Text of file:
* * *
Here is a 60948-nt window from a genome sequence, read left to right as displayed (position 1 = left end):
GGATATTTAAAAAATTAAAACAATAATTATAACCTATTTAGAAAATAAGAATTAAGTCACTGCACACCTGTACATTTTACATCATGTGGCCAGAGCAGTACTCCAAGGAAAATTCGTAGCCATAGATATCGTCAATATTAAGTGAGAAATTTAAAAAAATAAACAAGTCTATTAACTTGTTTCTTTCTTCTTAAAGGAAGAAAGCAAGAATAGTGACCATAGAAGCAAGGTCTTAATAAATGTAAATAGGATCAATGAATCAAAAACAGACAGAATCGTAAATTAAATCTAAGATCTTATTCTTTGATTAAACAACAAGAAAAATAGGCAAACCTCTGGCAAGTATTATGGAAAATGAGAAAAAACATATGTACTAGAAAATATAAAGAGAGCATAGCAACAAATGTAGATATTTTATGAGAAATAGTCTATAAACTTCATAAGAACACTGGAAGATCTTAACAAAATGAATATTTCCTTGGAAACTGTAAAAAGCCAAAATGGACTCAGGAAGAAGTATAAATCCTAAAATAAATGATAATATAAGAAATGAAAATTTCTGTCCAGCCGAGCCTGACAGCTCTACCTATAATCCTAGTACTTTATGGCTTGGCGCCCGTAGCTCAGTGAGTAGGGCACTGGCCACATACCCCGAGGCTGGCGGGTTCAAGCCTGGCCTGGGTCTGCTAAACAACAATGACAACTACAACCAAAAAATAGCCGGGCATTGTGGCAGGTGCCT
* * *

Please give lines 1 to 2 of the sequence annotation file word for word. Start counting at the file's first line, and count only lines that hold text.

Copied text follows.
Here is a 60948-nt window from a genome sequence, read left to right as displayed (position 1 = left end):
GGATATTTAAAAAATTAAAACAATAATTATAACCTATTTAGAAAATAAGAATTAAGTCACTGCACACCTGTACATTTTACATCATGTGGCCAGAGCAGTACTCCAAGGAAAATTCGTAGCCATAGATATCGTCAATATTAAGTGAGAAATTTAAAAAAATAAACAAGTCTATTAACTTGTTTCTTTCTTCTTAAAGGAAGAAAGCAAGAATAGTGACCATAGAAGCAAGGTCTTAATAAATGTAAATAGGATCAATGAATCAAAAACAGACAGAATCGTAAATTAAATCTAAGATCTTATTCTTTGATTAAACAACAAGAAAAATAGGCAAACCTCTGGCAAGTATTATGGAAAATGAGAAAAAACATATGTACTAGAAAATATAAAGAGAGCATAGCAACAAATGTAGATATTTTATGAGAAATAGTCTATAAACTTCATAAGAACACTGGAAGATCTTAACAAAATGAATATTTCCTTGGAAACTGTAAAAAGCCAAAATGGACTCAGGAAGAAGTATAAATCCTAAAATAAATGATAATATAAGAAATGAAAATTTCTGTCCAGCCGAGCCTGACAGCTCTACCTATAATCCTAGTACTTTATGGCTTGGCGCCCGTAGCTCAGTGAGTAGGGCACTGGCCACATACCCCGAGGCTGGCGGGTTCAAGCCTGGCCTGGGTCTGCTAAACAACAATGACAACTACAACCAAAAAATAGCCGGGCATTGTGGCAGGTGCCT